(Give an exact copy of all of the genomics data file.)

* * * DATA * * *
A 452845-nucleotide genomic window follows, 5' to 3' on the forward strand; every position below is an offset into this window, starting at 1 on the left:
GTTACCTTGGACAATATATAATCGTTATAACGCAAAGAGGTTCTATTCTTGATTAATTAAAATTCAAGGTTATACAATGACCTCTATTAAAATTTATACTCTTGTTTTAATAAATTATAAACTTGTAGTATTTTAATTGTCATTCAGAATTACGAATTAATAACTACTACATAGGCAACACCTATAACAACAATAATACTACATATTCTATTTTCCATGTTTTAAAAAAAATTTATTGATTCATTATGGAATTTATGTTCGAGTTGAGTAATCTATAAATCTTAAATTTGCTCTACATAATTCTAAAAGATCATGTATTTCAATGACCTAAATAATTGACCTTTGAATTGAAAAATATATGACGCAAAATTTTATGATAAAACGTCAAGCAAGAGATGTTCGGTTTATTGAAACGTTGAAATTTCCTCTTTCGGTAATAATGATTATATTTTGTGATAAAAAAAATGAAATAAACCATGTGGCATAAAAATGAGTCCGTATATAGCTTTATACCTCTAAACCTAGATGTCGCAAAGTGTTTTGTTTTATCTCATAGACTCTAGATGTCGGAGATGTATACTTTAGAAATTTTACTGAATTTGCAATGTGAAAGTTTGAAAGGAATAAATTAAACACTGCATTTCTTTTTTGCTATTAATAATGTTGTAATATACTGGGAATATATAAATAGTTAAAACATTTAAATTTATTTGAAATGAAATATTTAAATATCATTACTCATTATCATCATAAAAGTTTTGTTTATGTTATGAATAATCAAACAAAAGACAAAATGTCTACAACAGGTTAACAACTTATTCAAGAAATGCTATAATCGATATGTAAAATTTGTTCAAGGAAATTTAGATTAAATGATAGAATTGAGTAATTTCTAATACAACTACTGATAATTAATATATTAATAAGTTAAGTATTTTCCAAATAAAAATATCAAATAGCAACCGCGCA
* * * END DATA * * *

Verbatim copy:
A 452845-nucleotide genomic window follows, 5' to 3' on the forward strand; every position below is an offset into this window, starting at 1 on the left:
GTTACCTTGGACAATATATAATCGTTATAACGCAAAGAGGTTCTATTCTTGATTAATTAAAATTCAAGGTTATACAATGACCTCTATTAAAATTTATACTCTTGTTTTAATAAATTATAAACTTGTAGTATTTTAATTGTCATTCAGAATTACGAATTAATAACTACTACATAGGCAACACCTATAACAACAATAATACTACATATTCTATTTTCCATGTTTTAAAAAAAATTTATTGATTCATTATGGAATTTATGTTCGAGTTGAGTAATCTATAAATCTTAAATTTGCTCTACATAATTCTAAAAGATCATGTATTTCAATGACCTAAATAATTGACCTTTGAATTGAAAAATATATGACGCAAAATTTTATGATAAAACGTCAAGCAAGAGATGTTCGGTTTATTGAAACGTTGAAATTTCCTCTTTCGGTAATAATGATTATATTTTGTGATAAAAAAAATGAAATAAACCATGTGGCATAAAAATGAGTCCGTATATAGCTTTATACCTCTAAACCTAGATGTCGCAAAGTGTTTTGTTTTATCTCATAGACTCTAGATGTCGGAGATGTATACTTTAGAAATTTTACTGAATTTGCAATGTGAAAGTTTGAAAGGAATAAATTAAACACTGCATTTCTTTTTTGCTATTAATAATGTTGTAATATACTGGGAATATATAAATAGTTAAAACATTTAAATTTATTTGAAATGAAATATTTAAATATCATTACTCATTATCATCATAAAAGTTTTGTTTATGTTATGAATAATCAAACAAAAGACAAAATGTCTACAACAGGTTAACAACTTATTCAAGAAATGCTATAATCGATATGTAAAATTTGTTCAAGGAAATTTAGATTAAATGATAGAATTGAGTAATTTCTAATACAACTACTGATAATTAATATATTAATAAGTTAAGTATTTTCCAAATAAAAATATCAAATAGCAACCGCGCA